What is the Cyprus problem?

What is the Cyprus problem?

For totally different reasons, the two peoples of Cyprus consider the status quo as unacceptable. To heal any condition, there is an absolute need to make a proper prognosis and an accurate diagnosis. What is the Cyprus problem? Before this question is adequately and accurately answered, a resolution will not be possible.

Is the Cyprus problem one of military intervention? Or is it a problem of occupation? Is it one of refugees and displaced people? Can it be a problem of lost properties? All these and various others are very important, but they are not the “root cause” of the conundrum which has been defying all resolution efforts since the 1968 start of the Cyprus talks process. They are some of the by-products of the problem. 

The Cyprus problem stems from the question of how to share power and sovereignty between the two politically equal communities of Cyprus: the Greek and Turkish Cypriot people. It was these two communities – with the help and guidance of Turkey, Greece and colonial power Britain – who decided to establish the Republic of Cyprus in 1960 as an effective federation.

The Turkish Cypriot people did not betray their treaty or constitutional commitments.  However, for Greek Cypriots, the 1960 republic was just a stepping stone in their quest to achieve “Enosis,” or union, with Greece. Archbishop Makarios III, the Greek Cypriot leader who became the president of the new state, was loyal to the 1950 “Enosis” plebiscite orchestrated by Makarios II and considered independence from Britain as a development that brought Greek Cypriots a step closer to achieving the aim of annexation to Greece.

Makarios III – who succeeded Makarios II as the archbishop of the Church of Cyprus – made his first and last visit to Ankara as the president of the effective federated Cyprus Republic between Nov. 22 and 26, 1962.

 There were two main items on Makarios’ agenda in Ankara: 1) A proposal for an amendment to be made in the Cypriot constitution and 2) a quest for Turkey’s help to overcome an acute water shortage on the island.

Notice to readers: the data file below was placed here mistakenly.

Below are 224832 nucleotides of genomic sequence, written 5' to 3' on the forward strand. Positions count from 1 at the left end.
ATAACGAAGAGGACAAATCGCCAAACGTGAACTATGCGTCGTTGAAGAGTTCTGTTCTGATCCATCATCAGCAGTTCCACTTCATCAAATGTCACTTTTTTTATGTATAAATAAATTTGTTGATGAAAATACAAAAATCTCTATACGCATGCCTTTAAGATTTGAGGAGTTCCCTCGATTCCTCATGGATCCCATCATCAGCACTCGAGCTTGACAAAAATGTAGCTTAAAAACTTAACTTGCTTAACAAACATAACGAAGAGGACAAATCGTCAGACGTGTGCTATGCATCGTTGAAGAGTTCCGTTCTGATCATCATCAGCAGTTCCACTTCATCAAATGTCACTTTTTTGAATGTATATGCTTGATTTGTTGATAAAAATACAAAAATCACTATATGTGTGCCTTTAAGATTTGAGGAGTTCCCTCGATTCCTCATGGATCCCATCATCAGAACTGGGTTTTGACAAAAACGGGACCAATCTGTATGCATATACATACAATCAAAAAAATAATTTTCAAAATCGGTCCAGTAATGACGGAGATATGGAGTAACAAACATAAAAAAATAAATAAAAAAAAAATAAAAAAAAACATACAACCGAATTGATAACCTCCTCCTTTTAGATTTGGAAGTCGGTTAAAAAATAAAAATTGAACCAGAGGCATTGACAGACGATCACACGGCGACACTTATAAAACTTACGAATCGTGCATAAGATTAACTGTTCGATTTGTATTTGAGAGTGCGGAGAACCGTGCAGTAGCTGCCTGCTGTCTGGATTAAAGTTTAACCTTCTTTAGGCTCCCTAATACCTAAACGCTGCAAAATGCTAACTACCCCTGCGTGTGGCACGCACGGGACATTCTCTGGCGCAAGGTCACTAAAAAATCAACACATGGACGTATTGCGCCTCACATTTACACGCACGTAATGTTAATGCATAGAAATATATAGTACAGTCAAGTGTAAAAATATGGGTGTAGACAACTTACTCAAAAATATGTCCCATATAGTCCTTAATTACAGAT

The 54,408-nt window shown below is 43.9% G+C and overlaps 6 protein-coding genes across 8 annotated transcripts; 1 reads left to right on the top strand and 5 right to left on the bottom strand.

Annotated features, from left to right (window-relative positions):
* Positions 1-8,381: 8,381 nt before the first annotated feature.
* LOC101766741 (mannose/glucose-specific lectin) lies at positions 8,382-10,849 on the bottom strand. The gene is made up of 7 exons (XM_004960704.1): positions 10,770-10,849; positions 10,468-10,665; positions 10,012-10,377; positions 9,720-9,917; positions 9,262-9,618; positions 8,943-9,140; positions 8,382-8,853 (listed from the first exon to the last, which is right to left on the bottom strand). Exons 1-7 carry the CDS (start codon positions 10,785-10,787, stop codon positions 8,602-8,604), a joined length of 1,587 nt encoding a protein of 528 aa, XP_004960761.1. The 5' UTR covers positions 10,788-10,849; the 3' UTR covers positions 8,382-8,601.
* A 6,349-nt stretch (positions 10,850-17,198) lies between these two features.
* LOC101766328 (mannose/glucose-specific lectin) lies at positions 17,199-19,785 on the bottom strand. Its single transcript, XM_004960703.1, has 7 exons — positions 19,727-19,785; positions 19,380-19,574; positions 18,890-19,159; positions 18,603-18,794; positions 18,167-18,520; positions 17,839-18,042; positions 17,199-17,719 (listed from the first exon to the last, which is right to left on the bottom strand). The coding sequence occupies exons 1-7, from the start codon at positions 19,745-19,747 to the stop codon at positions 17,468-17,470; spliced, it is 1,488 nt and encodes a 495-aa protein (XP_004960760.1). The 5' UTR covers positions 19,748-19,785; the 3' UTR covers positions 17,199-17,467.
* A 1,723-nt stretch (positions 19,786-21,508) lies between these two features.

He wanted to feel the pulse of Turkey, one of the three guarantor powers along with Greece and Britain, before taking any action. 

Ankara disapproved of Makarios’ constitutional amendment plans. What were the amendments sought by Makarios? Chiefly, Makarios wanted to have the Greek Cypriot president and the Turkish Cypriot vice president elected by the Greek Cypriot-dominated House of Representatives as a whole (not by the Greek Cypriot and Turkish Cypriot members separately); remove the veto powers of the Turkish Cypriots; reduce the Turkish Cypriot component in the civil and military arms of government; abolish separate community voting on fiscal, electoral and some other matters and put an end to separate local governance in mixed towns by unifying the municipalities.

That is, the aim was to eradicate the “effective federation” character of the Republic of Cyprus and transform it into a Greek state with a privileged Turkish minority. Turkish Cypriots opposed this, Ankara stood behind the Turkish Cypriots and on the night of Dec. 20-21, Greek Cypriots started implementing the so-called “Akritas” plan in the Tahtakale district of Nicosia with the intention of eradicating all Turkish Cypriots from the island in less than 24 hours or before Turkey could take any action to defend the Turkish Cypriots.

The Turkish Cypriots resisted. They continued their resistance until July 1974 when supporters of union with Greece staged a coup after becoming frustrated with the failure of the Makarios regime to overcome the “Turkish Cypriot obstacle,” igniting a civil war among Greek Cypriots. Hundreds of leftists and opponents of union with Greece were tortured, murdered in cold blood or even buried alive. Turkish intervention saved Turkish Cypriots from a very serious existential threat but it also put a full stop to the vicious slaughter campaign by enosis supporters of everyone that stood against their wild dream.

A settlement to the Cyprus problem is possible only if the correct diagnosis is made and the acute psychological disorder – which was demonstrated with the latest legislation to commemorate enosis in schools – in the Greek Cypriot community is healed. “Taksim” or “Division” of the island between Greece and Turkey, or northern Cyprus becoming a province of Turkey, is an equally problematic social disorder, but thank God it is not as acute as the enosis disorder on the Greek side.

The recent past of the island, anyhow, demonstrates that even if a common future under a federal roof might be desired by the political leaders of the two sides, as long as bad aspirations, hallucinations and utopias remain dormant, the best possible settlement might perhaps be the side-by-side coexistence of two Cypriot states under the EU umbrella. The best way out of this quagmire might be for one side to make territorial concessions and the other to share the territory and sovereignty of the island with the “other half.”

 Otherwise, the pain of the wounds inflicted by “the other” will continue to haunt all prospects for a resolution.